past obligations. If you have had credit problems in the past,
get them “cleaned up”, or at least explained on your file at
your local credit bureau office. Under the law, credit bureaus
are required to give you all the information they have about you
in their files, and it’s your right to correct any errors or
enter explanations regarding negative reports on your credit.
Do this without fail because prospective lenders or investors
will definitely check your credit history.

So, now you have your balance sheet prepared; your credit
history organized in a light that’s favorable to you; your
business plan (with costs and income projected over the coming
three years), you’re ready to start looking for lenders or
investors.

Almost all franchisers offer help in setting up with one of
their franchises. Most will go out of their way to assist you
in getting the financing you need. some will lend you the
entire amount, with payments coming out of the income they
expect you to make from their franchise operation. Many will
carry this loan themselves, while others will carry part of it
and find you a lender to finance the remainder.

Franchisers have two objectives in mind when they offer
franchises to the public: They are trying to expand their
operation, thus increasing their profit, and they are trying to
raise capital for themselves. Generally speaking, if you have a
good credit history, and if they feel you have the necessary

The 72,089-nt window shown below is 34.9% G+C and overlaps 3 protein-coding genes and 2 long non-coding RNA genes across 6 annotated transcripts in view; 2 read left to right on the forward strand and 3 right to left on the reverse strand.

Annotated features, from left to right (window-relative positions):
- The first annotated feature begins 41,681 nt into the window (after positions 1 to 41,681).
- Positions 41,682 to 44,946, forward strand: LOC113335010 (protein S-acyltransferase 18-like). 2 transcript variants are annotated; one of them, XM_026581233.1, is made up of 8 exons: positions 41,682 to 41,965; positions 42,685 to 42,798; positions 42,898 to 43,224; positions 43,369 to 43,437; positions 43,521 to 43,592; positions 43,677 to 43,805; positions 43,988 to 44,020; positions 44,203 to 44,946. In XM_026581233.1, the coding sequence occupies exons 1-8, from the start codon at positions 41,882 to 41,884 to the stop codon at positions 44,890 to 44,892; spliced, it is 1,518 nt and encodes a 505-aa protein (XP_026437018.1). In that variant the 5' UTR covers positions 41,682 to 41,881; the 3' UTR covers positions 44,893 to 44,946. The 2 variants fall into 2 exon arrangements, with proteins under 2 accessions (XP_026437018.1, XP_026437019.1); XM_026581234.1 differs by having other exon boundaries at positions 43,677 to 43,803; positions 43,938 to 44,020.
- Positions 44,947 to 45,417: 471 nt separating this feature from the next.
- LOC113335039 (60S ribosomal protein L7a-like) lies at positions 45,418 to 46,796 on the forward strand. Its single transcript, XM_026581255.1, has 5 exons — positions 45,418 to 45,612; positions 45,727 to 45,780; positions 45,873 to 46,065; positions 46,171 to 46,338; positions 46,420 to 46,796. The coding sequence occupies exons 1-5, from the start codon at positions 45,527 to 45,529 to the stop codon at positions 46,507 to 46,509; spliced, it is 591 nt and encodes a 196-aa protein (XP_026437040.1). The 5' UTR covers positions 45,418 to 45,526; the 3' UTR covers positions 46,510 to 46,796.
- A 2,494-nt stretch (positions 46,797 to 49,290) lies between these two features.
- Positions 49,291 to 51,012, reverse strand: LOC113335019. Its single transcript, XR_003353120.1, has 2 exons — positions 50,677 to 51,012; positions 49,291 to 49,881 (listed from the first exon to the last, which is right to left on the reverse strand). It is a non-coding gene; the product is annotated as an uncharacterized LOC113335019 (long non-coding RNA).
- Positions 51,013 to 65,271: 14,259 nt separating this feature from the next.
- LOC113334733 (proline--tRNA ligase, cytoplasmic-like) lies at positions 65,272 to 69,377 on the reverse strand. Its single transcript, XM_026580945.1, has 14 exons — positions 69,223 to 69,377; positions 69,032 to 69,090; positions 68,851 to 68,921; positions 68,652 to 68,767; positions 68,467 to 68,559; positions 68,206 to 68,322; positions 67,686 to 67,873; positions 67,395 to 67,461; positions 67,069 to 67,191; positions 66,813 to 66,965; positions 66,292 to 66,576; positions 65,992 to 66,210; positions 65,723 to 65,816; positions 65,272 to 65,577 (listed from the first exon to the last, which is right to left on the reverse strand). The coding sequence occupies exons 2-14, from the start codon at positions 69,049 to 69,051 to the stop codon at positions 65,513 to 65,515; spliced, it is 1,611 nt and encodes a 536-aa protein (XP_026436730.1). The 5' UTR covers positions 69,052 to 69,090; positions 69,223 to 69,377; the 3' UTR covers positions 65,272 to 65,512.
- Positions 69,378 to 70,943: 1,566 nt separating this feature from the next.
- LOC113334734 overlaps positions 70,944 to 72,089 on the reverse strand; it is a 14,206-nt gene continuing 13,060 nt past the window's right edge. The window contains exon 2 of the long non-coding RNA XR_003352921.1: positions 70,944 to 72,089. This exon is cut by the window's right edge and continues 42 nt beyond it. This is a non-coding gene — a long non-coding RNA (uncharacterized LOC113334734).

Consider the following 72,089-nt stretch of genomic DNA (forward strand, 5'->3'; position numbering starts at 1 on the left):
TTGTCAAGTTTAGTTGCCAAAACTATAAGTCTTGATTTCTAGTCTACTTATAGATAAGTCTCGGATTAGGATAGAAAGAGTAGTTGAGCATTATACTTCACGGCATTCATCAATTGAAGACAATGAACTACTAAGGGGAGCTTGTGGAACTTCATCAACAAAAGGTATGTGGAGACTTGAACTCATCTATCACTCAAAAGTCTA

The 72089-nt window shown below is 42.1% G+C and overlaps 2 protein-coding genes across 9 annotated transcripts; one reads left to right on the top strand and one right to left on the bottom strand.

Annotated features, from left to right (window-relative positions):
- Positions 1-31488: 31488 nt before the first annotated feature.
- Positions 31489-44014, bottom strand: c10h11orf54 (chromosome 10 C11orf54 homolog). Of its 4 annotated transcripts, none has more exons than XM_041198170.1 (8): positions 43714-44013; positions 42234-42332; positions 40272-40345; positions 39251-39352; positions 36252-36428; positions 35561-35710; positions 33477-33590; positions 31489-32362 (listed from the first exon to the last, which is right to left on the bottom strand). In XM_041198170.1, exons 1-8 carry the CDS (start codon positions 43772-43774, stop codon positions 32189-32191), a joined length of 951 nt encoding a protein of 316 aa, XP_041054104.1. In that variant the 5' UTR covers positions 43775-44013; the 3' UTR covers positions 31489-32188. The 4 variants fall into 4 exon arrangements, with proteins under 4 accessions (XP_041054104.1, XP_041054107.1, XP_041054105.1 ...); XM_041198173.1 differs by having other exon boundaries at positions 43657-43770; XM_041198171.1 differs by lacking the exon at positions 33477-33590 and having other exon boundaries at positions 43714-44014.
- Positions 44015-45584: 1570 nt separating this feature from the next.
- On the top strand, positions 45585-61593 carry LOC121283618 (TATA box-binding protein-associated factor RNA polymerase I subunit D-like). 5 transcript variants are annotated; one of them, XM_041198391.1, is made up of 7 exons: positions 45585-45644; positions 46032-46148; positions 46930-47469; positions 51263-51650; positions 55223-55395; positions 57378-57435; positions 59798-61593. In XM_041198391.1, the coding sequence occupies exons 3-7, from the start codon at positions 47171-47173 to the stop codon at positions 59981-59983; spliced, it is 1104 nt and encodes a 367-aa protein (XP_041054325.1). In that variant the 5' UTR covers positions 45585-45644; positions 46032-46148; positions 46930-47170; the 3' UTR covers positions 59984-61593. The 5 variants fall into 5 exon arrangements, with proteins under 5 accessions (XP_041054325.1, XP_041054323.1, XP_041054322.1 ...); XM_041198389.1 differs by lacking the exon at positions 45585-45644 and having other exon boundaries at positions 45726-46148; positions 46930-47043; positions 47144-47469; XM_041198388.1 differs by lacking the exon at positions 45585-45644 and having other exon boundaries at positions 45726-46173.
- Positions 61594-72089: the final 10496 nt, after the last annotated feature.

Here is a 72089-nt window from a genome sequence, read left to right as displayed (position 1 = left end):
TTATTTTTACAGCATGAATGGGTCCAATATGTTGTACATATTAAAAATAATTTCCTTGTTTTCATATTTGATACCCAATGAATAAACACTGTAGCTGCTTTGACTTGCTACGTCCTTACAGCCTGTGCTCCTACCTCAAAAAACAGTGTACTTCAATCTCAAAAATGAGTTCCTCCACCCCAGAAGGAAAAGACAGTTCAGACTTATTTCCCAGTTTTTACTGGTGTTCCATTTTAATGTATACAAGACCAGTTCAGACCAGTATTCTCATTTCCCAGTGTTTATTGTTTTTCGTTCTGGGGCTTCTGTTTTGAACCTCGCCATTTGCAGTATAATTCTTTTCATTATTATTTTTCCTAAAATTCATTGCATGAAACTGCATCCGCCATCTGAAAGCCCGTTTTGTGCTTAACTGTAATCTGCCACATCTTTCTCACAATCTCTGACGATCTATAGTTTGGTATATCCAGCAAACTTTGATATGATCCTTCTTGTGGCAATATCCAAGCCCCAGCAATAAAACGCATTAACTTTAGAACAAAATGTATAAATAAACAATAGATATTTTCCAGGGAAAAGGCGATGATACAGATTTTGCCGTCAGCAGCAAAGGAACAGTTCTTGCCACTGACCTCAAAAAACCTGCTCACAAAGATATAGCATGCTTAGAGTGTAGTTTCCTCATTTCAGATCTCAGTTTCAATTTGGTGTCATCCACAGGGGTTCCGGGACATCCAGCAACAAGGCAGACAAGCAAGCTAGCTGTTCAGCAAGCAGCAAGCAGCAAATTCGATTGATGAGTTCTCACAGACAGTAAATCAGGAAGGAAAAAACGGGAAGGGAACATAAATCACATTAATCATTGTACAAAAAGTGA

business personality to achieve success with one of their
operations, they’ll do everything within their power to get you
in a franchise outlet. Keep this in mind the next time you see
an advertisement or a promising franchise opportunity requiring
a substantial amount of cash outlay. You don’t necessarily have
to have all the money. They want you, and they’ll help you!

Many people seem to be unaware that most of today’s largest
corporations started on a shoestring – on borrowed money. Many
people seem to feel that unless they’ve got it all “in hand” in
savings, then they’ll have to keep plugging away until they can
save up enough to take the big plunge. Nothing could be farther
from the truth. Just a quick bit of research will show that 999
out of every 1,000 businesses were begun on borrowed money.

Look to your family and friends for financial help. Approach
them in a business-like manner; tell them about your idea or
plans, and ask them for a loan. Agree to sign a formal
statement to pay them back in three, five or ten years, with
interest.

When you have your proposal assembled, you might even want to
think of a limited partnership or even a general partnership
arrangement as a way to finance your project. In any kind of
partnership, each partner shares in the profits of the company,
but in a limited partnership, each person’s loss liability is
limited to the amount of money he initially invested. The truth
is, in this kind of situation, you’ll be doing all the work and
sharing your gain with your partners, but then it’s a fairly
sure way to obtain needed financing.

Another common method of obtaining business financing is through
second mortgage loans on a home or existing piece of property.
Say you purchased a home ten years ago for $35,000, and today
the assessed valuation is $85,000, with a mortgage of $25,000
still outstanding. A lender may consider your home to be
security or collateral for a loan up to $60,000. In many
instances, this is the easiest and surest way to getting the
money needed for franchise or other business investment. And,
it makes sense; you’ve got “net worth” available that is doing
nothing but sitting there. Take this equity and invest it in a
worthwhile business, and you could double or triple your net
worth each year for the rest of your life.

Deciding to obtain second mortgage on your home in order to
finance a business opportunity is without doubt a major
decision, but if you are sure about your investment project, and